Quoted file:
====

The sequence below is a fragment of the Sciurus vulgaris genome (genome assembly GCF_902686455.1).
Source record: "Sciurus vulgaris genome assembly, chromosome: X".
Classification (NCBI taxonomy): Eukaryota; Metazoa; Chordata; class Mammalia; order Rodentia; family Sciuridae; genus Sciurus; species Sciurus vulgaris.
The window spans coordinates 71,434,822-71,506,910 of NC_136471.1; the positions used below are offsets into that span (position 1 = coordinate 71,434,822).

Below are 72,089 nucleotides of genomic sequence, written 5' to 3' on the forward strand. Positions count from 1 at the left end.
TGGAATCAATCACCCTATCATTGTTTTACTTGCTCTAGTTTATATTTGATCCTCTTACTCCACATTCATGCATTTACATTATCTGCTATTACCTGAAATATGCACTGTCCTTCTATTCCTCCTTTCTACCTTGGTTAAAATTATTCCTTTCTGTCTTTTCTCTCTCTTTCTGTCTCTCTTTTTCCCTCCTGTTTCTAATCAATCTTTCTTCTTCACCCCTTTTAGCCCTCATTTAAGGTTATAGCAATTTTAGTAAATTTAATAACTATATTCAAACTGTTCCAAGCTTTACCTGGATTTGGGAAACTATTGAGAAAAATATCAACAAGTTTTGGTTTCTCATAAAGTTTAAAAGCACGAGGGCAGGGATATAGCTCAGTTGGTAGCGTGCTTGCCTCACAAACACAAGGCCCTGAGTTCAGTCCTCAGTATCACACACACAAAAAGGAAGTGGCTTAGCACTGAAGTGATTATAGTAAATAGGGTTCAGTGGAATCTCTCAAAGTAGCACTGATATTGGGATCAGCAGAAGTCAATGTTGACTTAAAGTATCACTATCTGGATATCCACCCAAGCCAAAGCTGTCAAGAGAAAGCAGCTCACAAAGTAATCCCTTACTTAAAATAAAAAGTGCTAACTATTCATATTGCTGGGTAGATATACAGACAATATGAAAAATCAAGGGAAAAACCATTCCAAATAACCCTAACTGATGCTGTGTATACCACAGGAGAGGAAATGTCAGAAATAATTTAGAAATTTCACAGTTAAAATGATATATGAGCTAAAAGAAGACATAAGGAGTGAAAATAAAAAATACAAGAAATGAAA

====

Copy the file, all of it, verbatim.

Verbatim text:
The sequence below is a fragment of the Sciurus vulgaris genome (genome assembly GCF_902686455.1).
Source record: "Sciurus vulgaris genome assembly, chromosome: X".
Classification (NCBI taxonomy): Eukaryota; Metazoa; Chordata; class Mammalia; order Rodentia; family Sciuridae; genus Sciurus; species Sciurus vulgaris.
The window spans coordinates 71,434,822-71,506,910 of NC_136471.1; the positions used below are offsets into that span (position 1 = coordinate 71,434,822).

Below are 72,089 nucleotides of genomic sequence, written 5' to 3' on the forward strand. Positions count from 1 at the left end.
TGGAATCAATCACCCTATCATTGTTTTACTTGCTCTAGTTTATATTTGATCCTCTTACTCCACATTCATGCATTTACATTATCTGCTATTACCTGAAATATGCACTGTCCTTCTATTCCTCCTTTCTACCTTGGTTAAAATTATTCCTTTCTGTCTTTTCTCTCTCTTTCTGTCTCTCTTTTTCCCTCCTGTTTCTAATCAATCTTTCTTCTTCACCCCTTTTAGCCCTCATTTAAGGTTATAGCAATTTTAGTAAATTTAATAACTATATTCAAACTGTTCCAAGCTTTACCTGGATTTGGGAAACTATTGAGAAAAATATCAACAAGTTTTGGTTTCTCATAAAGTTTAAAAGCACGAGGGCAGGGATATAGCTCAGTTGGTAGCGTGCTTGCCTCACAAACACAAGGCCCTGAGTTCAGTCCTCAGTATCACACACACAAAAAGGAAGTGGCTTAGCACTGAAGTGATTATAGTAAATAGGGTTCAGTGGAATCTCTCAAAGTAGCACTGATATTGGGATCAGCAGAAGTCAATGTTGACTTAAAGTATCACTATCTGGATATCCACCCAAGCCAAAGCTGTCAAGAGAAAGCAGCTCACAAAGTAATCCCTTACTTAAAATAAAAAGTGCTAACTATTCATATTGCTGGGTAGATATACAGACAATATGAAAAATCAAGGGAAAAACCATTCCAAATAACCCTAACTGATGCTGTGTATACCACAGGAGAGGAAATGTCAGAAATAATTTAGAAATTTCACAGTTAAAATGATATATGAGCTAAAAGAAGACATAAGGAGTGAAAATAAAAAATACAAGAAATGAAA